U.S. equities are swinging faster than a hoedown as investors try to digest a host of concerns, including next week's U.K. vote on whether to leave the European Union.
That's just for starters. Also causing consternation: uneven global economic data, an ongoing corporate earnings recession, currency volatility worldwide, and a growing sense that central banks are losing control of the situation.
As a result, large-cap stocks are on the verge of falling into the red for 2016 as a three-year sideways pattern that started in late 2014 grinds on. Yet a number of classic "safe haven" assets are roaring higher. For investors, this is a reminder about the importance of holding a well-diversified portfolio -- especially in times of market stress and uncertainty.
Modern portfolio theory, a Nobel Prize-winning idea from the early 1950s, posits that investors can maximize their investment returns and minimize their risk by holding a collection of assets.
For best effect, these assets should not be correlated with each other. For example, allocation should be made between defensive utility stocks and pro-cyclical basic materials stocks; boring telecoms and fast-growing technology; risky small-cap stocks and "risk-free" U.S. Treasury bonds. Precious metals play a role here as well.
The idea is that no matter the economic environment, a portion of your portfolio will be performing well. High inflation will benefit the stocks of companies in materials and precious metals. Recessions will boost utilities and bonds. Speculative bubbles would boost small-caps, and so on.
Of course, the idea isn't bulletproof. Although some fancy math underpins the theory, this isn't engineering or physics. Finance is based on economics, a social science that tries to predict -- with notoriously mixed success -- how people will react in different circumstances.
Casual investors and professional portfolio managers both must make assumptions about the likely risk and likely return of different assets when constructing a portfolio. Part of this is based on a historical observation about what has happened. The other part amounts to an educated guess about what's to come (and good luck with that). The kicker is an assumption that, while recessions and bear markets are always a possibility, growth and progress are inevitable.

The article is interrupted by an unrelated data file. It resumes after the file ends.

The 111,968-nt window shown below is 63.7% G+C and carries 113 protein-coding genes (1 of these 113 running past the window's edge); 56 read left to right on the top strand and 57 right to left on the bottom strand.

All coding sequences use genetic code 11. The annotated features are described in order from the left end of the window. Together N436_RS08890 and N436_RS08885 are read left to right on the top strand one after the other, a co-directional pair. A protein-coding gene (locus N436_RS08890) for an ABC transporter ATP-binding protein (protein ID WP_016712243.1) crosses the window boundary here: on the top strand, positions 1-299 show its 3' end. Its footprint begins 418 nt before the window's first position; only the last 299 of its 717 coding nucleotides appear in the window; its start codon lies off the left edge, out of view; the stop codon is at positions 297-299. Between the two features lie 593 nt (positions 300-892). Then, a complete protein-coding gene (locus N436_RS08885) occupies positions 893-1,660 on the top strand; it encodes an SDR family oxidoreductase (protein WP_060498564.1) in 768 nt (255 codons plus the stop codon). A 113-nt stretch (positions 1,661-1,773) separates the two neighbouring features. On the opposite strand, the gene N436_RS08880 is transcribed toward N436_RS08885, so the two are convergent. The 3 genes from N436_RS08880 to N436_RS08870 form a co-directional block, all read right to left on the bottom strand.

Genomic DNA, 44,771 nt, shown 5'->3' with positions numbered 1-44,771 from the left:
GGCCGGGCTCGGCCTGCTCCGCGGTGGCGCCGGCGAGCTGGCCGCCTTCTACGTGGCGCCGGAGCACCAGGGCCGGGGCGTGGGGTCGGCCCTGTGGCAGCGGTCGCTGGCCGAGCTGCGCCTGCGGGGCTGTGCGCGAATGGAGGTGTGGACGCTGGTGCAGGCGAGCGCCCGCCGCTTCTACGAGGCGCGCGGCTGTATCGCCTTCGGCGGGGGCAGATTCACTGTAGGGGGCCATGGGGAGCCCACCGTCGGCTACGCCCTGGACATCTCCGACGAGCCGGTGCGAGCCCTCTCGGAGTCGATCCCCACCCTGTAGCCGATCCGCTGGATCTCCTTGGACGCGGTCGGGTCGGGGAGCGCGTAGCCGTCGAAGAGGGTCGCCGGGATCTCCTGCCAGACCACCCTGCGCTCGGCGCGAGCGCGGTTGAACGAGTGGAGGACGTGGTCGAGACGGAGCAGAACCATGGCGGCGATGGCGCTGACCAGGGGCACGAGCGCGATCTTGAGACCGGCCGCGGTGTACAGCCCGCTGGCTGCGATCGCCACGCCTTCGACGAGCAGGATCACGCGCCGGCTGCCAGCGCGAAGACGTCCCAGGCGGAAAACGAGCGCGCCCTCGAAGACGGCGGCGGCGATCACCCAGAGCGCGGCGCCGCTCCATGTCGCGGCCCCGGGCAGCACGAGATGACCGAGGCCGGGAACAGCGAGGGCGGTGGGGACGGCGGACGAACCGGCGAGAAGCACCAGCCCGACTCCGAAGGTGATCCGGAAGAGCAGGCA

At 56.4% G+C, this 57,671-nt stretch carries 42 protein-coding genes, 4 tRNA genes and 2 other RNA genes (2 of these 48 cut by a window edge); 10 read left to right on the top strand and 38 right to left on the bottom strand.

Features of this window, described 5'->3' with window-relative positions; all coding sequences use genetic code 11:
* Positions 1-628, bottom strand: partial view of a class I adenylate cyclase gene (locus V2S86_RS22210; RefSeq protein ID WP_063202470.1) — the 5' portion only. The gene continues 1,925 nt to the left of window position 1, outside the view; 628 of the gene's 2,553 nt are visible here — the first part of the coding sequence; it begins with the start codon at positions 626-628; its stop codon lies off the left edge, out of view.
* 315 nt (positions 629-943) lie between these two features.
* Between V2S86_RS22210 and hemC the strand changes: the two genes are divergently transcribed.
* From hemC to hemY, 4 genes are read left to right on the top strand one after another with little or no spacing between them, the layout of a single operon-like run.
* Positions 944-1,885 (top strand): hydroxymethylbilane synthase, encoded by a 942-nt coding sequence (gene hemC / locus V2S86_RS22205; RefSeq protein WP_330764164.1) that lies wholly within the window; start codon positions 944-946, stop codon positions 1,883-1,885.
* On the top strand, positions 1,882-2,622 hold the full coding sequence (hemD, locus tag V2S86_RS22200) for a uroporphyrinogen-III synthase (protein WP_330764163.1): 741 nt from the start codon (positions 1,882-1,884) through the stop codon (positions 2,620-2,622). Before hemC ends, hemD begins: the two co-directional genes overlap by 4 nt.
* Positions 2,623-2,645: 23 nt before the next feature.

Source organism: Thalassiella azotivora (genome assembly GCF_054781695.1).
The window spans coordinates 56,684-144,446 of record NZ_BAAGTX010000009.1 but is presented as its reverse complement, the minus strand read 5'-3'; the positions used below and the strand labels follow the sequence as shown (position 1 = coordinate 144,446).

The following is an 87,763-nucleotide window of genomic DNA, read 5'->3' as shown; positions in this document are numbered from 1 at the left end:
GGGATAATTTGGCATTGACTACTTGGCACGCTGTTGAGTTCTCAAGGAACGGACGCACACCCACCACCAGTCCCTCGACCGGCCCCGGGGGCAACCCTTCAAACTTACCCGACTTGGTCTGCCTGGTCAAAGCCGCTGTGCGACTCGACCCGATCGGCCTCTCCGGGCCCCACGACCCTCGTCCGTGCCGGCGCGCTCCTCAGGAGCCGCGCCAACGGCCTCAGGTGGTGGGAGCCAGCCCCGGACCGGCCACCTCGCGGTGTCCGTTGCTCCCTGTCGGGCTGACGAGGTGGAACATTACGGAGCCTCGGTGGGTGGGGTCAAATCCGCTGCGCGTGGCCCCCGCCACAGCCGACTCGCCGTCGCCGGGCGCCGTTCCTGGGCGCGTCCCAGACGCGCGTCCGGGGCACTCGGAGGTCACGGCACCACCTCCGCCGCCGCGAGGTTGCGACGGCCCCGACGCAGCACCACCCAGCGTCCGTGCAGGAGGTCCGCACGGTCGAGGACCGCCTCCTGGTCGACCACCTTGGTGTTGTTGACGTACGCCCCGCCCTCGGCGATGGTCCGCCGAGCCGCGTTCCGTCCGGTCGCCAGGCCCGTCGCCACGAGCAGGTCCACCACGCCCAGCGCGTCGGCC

So investors shouldn't become complacent.
Consider what has happened to Japanese investors over the last 26 years, as shown in the chart above. The Nikkei Average trades at a fraction of its late-1980s highs and has suffered a long sideways crawl. Including the ravages of inflation (unless one bought in the depth of fear and despair during the last two recessions), Japanese stocks have been a loser.
That said, safe havens this year are on a roll as investors brace for a period of ugliness in financial markets and the global economy.
This is best illustrated by the tide of money going into government bonds in recent weeks, which has pushed up prices and pushed down interest rates, as shown above. The yield on 10-year Treasury bonds has returned to lows not seen since 2012, a reflection of falling economic growth and inflation expectations by bond traders.
Earlier this week, German 10-year bonds traded with a negative yield for the first time ever. Japanese and Swiss bonds have been trading with negative yields for a while. According to Fitch, the volume of global government bonds trading with negative yield has crossed the $10 trillion mark for the first time, representing about 20 percent of total.
Gold and silver, a traditional refuge for antsy investors, have been on the move as well. The Gold Trust SPDR (GLD) has pushed to levels not seen since 2014 this week, up more than 25 percent from its low late last year.
So have defensive stocks. The Utilities Select SPDR (XLU), an exchange-traded fund that offers exposure to utility stocks in the broad S&P 500 market index, is enjoying a year-to-date gain of more than 18 percent. Compare that to a measly 0.8 percent rise for the overall S&P 500. The iShares Telecommunications ETF (IYZ) is up 10 percent for the year.